Reviews 2004

Woodman Folk Club - Reviews

Christine Collister
Bryn Phillips 26 March 2004

To be fair I wasn’t sure what to expect. I had only seen Christine Collister before with Clive Gregson; never on her own and I wasn’t sure how she would come over as a solo artist. She started off with an unaccompanied song and then did a couple of numbers which wouldn’t have been out of place in cabaret. “Who can do the review?” asked Pete. “Not sure”, I said “but we should get someone to do it”. Immediately afterwards Christine sang “Deeper Well” and I was knocked out. A brilliant percussive tambourine and a strong gospel voice came together to produce one of the best songs from an unaccompanied singer I have ever heard. That did it for me - “Hey, Pete…. I’ll do the review”

Ok then, this is the review; I’d better start at the beginning, with the floor singers. I started off with the graveyard spot, which Paul thought was very appropriate for the “Necropolis Railway” and then we treated to a couple of songs from Ian Sutherland, a really accomplished singer/guitarist who is always in form. I was most impressed with his new rendition of “If I was a Carpenter” – an effective tuning with some good bass runs. Request to hear it again, please! Then there was the BICA Band. who started off with a new unaccompanied song – fresh out of the stable with some nice harmonies – another one I want to hear again! All in all a nice set – we really should get to hear more from them.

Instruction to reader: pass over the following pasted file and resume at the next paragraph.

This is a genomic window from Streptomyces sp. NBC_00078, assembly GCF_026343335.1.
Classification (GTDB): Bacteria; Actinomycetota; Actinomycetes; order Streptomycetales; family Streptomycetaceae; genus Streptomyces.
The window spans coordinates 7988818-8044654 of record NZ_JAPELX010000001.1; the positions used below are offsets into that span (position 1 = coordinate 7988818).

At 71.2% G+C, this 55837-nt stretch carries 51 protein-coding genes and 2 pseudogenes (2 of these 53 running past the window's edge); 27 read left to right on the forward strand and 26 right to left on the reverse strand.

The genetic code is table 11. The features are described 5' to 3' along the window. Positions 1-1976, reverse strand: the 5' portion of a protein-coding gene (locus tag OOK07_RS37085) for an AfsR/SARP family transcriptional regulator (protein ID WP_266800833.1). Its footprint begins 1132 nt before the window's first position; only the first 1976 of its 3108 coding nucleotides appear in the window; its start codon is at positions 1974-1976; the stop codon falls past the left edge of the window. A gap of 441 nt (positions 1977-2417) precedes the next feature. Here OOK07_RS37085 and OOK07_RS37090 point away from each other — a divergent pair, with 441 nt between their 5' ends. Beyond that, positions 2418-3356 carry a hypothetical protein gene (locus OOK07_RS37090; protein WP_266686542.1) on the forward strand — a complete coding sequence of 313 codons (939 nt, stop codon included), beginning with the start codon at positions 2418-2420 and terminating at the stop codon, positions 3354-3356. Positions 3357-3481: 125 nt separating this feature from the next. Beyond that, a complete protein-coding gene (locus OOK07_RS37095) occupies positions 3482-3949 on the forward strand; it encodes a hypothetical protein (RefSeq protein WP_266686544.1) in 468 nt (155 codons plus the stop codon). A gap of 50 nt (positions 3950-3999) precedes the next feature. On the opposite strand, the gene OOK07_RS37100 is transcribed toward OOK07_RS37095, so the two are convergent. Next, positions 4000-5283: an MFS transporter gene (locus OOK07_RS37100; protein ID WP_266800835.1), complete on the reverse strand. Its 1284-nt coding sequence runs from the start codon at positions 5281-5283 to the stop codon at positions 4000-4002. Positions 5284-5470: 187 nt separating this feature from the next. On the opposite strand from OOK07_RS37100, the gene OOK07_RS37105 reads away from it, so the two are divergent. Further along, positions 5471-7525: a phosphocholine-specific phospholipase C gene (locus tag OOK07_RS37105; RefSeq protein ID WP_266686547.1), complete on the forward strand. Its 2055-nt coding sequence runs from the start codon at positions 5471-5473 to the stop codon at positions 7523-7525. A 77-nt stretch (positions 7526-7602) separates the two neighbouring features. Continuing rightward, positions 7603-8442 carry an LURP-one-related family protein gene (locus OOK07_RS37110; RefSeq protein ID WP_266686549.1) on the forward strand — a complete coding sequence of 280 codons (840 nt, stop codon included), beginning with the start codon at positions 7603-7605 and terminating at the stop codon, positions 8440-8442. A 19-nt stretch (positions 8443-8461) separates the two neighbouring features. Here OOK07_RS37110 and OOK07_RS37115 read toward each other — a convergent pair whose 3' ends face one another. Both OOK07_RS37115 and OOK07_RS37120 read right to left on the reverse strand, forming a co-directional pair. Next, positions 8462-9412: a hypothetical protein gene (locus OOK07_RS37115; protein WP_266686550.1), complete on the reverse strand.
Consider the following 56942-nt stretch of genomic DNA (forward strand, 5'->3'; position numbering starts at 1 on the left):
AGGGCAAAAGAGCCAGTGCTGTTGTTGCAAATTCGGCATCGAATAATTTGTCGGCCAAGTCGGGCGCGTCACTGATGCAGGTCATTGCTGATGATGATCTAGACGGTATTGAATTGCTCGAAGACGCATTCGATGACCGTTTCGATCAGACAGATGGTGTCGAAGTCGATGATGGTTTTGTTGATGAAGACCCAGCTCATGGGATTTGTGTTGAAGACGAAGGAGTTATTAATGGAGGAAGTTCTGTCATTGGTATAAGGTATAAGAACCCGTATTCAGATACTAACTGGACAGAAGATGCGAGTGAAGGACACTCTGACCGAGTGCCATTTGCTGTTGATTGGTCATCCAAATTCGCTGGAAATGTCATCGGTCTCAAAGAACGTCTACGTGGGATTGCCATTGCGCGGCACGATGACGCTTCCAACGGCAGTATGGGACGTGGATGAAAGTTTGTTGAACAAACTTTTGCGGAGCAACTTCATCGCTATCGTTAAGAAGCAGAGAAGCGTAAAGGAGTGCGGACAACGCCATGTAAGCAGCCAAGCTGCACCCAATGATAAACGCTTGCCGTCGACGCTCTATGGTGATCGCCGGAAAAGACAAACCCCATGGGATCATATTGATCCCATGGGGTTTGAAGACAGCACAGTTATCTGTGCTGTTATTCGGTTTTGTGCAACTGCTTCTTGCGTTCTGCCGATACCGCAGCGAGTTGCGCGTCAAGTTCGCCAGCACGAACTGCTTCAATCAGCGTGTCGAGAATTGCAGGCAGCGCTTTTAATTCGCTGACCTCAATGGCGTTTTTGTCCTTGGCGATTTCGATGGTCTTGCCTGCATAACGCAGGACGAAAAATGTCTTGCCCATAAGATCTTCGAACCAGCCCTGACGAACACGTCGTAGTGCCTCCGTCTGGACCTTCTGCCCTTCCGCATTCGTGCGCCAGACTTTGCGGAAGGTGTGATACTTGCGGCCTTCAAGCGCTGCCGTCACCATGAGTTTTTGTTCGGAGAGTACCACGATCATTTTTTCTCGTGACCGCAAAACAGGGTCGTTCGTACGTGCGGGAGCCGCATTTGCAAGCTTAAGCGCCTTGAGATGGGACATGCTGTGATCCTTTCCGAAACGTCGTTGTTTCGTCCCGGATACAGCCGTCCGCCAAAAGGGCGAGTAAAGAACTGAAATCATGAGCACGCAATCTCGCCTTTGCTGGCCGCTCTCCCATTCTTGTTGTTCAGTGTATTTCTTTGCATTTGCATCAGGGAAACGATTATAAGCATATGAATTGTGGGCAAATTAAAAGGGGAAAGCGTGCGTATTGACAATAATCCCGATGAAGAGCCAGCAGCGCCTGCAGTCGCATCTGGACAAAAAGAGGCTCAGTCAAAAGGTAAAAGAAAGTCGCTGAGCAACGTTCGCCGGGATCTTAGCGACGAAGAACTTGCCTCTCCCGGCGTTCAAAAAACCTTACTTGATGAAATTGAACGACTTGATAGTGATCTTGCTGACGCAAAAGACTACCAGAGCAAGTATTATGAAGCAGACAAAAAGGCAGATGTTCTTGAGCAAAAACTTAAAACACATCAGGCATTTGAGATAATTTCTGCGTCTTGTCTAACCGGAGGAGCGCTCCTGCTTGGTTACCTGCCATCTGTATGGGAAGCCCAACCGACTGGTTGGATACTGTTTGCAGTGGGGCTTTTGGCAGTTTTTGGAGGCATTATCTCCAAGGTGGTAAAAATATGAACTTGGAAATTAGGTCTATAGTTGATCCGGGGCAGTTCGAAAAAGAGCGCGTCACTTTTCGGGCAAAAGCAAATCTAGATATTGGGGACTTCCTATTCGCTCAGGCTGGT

And then on to Christine Collister …..

The most striking feature of her performance was the variety of songs. She has built up a collection of songs from a number of top-notch songwriters and put her own individual style to them. Don MacClean’s “Vincent” was perfect for demonstrating her vocal range, but it was songs such as Leonard Cohen’s “Halleluja” which brought out her ability to deliver the powerful emotive stuff. Then there was the Tom Wait’s composition – “Broken Bicycle”, another great song with impeccable delivery and a very accomplished guitar accompaniment. She finished off the first half with Colin Linden’s “Sad and Beautiful World” a great bluesy number.

One of the things that impressed me about her performance was how relaxed and friendly she came over. A nice easy chatty manner, between some wonderful songs; and the second half lived up to the expectations of the first with another collection of memorable songs such as Keith Hancock’s “It’s all Just Talk”, Richard Thompson’s “When Will I Be Simple Again” and then another bluesy number “Kicking In My Stall”, a song that she co-wrote with Helen Watson. 

It was then I realised why I volunteered to do the review. I always like to do the blues reviews, and here was one of the greatest female blues voices I’ve heard in a long time. However, she's not strictly a blues singer. Her style is somewhere in between blues, folk, soul and jazz. Something for everyone.  A rare treat.